This article appeared in Consent #4 (June-August 1988)


- Lloyd Walker

{Mr. Walker is Vice President of the Freedom Party of Ontario.}

Many municipal leaders in Ontario limit the number of taxis permittee to operate within their boundaries. This policy does the community at large a great disservice.

There are several losers when politics takes control.

Those who use the taxi service suffer as a result of limited choices, a lack of competition, monopoly style pricing, and a lack of variety in services. A greater supply of taxis in a community would mean that the companies and/or drivers would have to compete for customers, resulting in better service.

Another victim is the entrepreneur. Drivers who wish to work for themselves rather than for a cab company or people wishing to earn a living by offering a service to the public are prevented from doing so. The limited supply of licenses, and resulting high price, denies many people a means of earning a living.

Who then wants this limited supply of taxis? Politicians and those who hold licences seem to be the only ones interested in maintaining the status quo. Politicians will, as a result, continue to make decisions controlling this segment of citizens' lives. Licence holders seek to preserve their hold on an under-supplied , and therefore lucrative, market.

There is no positive reason for keeping government controlled limits on taxis. The opposition complains that there is potential for oversupply, causing some drivers or companies to suffer a loss in income as a result of competition. In any free market there a always a possibility of oversupply, but is that a problem?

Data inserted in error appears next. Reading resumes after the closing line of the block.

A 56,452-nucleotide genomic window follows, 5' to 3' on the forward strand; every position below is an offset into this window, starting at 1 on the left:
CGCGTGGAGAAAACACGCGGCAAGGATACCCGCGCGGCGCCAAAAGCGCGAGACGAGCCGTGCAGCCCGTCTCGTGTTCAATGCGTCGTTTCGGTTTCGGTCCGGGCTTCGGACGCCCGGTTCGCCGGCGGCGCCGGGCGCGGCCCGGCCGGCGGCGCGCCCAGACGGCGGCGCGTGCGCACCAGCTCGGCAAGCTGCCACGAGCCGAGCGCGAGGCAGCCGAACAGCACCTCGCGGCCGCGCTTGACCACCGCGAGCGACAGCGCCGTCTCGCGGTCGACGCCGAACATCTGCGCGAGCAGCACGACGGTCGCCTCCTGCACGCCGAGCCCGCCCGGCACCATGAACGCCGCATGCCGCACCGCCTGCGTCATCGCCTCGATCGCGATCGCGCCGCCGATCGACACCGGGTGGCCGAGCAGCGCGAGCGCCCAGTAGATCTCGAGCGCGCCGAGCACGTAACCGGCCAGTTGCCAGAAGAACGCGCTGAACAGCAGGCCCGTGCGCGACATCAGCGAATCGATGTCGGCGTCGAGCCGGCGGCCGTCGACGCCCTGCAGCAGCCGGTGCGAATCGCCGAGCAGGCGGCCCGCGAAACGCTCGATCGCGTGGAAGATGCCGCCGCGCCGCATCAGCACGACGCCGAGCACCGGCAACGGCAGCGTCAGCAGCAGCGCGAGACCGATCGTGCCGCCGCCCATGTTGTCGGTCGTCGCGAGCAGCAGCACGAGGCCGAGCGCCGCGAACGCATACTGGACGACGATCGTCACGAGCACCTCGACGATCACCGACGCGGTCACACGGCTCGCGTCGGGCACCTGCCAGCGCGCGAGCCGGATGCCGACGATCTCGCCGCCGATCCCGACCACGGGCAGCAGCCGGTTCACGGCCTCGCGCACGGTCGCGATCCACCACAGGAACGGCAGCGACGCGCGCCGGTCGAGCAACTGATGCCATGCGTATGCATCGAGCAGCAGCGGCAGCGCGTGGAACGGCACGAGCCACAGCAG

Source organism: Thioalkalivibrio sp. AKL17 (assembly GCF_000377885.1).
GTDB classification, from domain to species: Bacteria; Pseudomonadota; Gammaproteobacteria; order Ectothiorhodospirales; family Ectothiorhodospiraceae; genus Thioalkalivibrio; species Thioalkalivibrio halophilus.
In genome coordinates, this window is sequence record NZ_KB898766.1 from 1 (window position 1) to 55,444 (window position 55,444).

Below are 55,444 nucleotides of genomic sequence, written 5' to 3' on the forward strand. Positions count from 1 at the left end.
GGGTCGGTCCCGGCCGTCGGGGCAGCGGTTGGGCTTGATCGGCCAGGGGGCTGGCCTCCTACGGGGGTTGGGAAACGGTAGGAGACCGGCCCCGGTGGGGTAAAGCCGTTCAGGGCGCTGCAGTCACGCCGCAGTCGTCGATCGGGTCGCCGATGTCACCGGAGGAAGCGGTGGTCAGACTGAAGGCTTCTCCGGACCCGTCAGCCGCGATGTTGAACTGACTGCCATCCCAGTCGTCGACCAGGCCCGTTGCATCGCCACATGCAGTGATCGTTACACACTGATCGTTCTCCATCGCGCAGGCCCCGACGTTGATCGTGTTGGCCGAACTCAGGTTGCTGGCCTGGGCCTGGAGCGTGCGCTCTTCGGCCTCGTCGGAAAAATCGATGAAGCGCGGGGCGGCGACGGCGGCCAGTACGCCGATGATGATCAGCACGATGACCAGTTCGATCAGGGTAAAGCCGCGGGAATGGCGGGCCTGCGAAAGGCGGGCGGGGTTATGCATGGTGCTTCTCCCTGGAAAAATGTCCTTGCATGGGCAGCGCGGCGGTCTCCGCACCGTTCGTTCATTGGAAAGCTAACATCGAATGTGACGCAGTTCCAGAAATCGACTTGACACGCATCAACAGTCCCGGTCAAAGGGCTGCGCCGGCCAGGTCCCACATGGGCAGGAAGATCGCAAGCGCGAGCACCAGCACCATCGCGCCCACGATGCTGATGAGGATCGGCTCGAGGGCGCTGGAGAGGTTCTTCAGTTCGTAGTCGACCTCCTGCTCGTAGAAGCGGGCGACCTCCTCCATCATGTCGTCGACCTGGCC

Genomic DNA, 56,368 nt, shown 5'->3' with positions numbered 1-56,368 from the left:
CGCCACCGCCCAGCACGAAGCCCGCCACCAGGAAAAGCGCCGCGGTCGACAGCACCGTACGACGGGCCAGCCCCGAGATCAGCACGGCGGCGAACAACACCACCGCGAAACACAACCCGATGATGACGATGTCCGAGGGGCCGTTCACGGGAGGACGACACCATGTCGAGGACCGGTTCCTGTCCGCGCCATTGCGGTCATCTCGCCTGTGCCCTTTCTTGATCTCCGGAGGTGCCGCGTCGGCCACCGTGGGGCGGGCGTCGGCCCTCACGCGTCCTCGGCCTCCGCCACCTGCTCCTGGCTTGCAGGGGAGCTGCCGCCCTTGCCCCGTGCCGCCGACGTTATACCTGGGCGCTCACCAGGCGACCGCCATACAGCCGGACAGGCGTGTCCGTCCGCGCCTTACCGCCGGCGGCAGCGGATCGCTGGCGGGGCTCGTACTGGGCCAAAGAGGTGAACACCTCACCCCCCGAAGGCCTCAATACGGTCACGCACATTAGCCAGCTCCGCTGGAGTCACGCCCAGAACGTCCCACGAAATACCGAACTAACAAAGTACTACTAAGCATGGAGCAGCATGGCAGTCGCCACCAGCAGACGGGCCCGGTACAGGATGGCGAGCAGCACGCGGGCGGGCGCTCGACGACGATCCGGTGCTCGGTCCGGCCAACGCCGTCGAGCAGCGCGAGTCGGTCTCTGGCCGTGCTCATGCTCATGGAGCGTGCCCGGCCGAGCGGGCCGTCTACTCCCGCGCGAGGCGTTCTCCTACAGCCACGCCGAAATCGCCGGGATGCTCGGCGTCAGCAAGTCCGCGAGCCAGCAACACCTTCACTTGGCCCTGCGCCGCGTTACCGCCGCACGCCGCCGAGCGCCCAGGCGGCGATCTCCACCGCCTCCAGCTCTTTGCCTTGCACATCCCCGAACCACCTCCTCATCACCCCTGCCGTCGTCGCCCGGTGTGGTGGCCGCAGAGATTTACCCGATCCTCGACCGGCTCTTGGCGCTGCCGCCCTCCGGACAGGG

If a new automotive plant wanted to set up in your community, for example, should politicians listen if a vested interest (another automotive plant) in the area protested? Should there be no new restaurants because a new entry into that market may take business form existing restaurant? Should there be a ban on new political parties so that existing parties have a better chance of getting votes? Obviously, the answer to all those questions is no.

In all cases, competition brings the best to the consumer and the consumer in turn rewards those who provide the best product or service. If someone manufactures poor-quality products in industry, or poor-tasting food in the restaurant business, or voices poor ideas in the political marketplace, it is only they who will suffer if competition is allowed, Those who supply the best will eventually be recognized and rewarded by consumers and the taxi industry is no exception to this rule.

The arguments for limiting competition are the same self-serving arguments that would have had the light bulb banned to preserve the candle industry. Limiting competition means nothing less than limiting our standard of living and that is something our politicians should never do. There should be no limit on taxi licenses. Anyone willing to work hard to provide your community with better services should not be prevented from doing so by our politicians, they should be welcomed with open arms. Wouldn't that be a pleasant change?

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